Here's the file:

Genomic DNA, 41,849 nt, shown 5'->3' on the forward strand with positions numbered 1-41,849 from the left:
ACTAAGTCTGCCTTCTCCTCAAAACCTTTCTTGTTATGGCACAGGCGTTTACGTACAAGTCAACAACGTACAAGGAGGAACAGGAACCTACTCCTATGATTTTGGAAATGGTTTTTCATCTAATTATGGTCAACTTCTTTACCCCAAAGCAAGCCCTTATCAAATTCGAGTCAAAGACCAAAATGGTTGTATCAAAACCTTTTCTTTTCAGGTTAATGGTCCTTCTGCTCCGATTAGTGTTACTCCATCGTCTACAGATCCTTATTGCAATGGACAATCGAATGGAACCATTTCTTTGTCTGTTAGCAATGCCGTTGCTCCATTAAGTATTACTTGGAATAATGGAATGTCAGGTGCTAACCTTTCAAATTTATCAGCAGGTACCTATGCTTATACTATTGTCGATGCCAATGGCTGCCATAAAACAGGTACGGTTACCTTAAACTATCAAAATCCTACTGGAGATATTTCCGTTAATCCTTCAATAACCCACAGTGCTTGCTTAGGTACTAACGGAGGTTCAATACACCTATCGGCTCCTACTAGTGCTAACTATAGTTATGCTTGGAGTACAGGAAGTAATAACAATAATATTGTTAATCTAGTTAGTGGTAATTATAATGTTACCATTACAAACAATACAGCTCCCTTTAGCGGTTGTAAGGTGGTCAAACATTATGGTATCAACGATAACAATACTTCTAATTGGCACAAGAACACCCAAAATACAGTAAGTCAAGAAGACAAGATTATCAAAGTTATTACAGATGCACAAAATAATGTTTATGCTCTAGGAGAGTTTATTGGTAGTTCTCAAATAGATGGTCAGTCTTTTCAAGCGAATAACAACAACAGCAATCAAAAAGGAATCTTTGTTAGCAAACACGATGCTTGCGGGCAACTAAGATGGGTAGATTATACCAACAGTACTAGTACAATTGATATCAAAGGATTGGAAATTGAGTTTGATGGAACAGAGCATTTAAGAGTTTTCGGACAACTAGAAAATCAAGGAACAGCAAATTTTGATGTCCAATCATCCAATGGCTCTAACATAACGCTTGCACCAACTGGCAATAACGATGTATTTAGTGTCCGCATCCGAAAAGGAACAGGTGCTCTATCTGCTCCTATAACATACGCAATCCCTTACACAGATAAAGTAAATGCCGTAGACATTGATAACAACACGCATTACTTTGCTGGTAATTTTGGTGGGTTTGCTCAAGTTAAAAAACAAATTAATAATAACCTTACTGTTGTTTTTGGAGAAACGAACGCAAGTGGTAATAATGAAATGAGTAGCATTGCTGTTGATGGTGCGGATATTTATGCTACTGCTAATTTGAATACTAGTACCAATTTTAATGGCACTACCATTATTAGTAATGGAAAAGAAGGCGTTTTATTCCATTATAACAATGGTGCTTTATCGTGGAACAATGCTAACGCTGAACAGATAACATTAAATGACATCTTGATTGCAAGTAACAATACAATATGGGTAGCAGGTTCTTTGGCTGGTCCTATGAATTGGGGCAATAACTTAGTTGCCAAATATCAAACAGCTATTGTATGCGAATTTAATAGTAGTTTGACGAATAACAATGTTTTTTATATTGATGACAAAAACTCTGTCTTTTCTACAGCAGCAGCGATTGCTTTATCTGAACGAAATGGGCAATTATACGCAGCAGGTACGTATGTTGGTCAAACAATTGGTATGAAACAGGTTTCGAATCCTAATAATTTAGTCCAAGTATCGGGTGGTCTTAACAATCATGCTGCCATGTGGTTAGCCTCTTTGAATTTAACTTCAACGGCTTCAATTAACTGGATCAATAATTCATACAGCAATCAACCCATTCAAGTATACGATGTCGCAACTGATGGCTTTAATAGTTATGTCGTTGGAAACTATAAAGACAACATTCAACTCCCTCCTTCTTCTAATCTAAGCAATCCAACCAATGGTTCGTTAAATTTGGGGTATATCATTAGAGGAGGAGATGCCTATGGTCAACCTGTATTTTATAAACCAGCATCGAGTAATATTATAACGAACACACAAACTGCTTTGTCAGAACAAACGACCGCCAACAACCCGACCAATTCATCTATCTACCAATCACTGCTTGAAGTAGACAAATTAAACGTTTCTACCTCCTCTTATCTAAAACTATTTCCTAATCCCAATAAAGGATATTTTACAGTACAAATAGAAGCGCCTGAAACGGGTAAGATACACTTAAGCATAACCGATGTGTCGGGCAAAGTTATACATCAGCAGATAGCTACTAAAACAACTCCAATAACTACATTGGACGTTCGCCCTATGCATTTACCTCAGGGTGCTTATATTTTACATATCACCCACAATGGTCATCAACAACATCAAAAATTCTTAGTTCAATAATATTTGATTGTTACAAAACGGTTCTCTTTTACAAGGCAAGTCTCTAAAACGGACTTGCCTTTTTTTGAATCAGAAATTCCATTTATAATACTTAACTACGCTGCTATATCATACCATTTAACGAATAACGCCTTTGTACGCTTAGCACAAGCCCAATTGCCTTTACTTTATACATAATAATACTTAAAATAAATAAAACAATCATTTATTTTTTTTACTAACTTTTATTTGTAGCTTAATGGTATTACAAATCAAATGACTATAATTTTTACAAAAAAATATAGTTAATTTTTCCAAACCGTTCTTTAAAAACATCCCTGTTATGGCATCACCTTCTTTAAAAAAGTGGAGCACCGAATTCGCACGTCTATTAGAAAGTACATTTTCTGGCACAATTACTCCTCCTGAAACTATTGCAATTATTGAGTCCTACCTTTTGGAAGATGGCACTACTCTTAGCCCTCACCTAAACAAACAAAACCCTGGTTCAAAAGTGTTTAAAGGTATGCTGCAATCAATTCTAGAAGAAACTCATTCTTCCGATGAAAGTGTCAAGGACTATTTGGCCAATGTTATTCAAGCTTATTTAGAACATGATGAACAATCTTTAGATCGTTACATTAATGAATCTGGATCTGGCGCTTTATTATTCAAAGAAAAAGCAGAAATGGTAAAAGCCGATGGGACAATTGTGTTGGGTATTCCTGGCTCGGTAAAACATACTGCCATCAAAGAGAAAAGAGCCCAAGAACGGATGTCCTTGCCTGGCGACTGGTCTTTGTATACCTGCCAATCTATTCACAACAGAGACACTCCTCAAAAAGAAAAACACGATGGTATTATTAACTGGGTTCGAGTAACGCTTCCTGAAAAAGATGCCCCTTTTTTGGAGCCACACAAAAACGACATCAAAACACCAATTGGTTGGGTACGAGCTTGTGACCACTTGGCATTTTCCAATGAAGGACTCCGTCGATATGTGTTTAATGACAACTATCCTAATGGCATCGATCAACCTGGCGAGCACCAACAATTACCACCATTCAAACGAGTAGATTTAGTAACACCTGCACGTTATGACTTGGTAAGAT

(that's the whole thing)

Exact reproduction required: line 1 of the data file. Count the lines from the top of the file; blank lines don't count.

Genomic DNA, 41,849 nt, shown 5'->3' on the forward strand with positions numbered 1-41,849 from the left: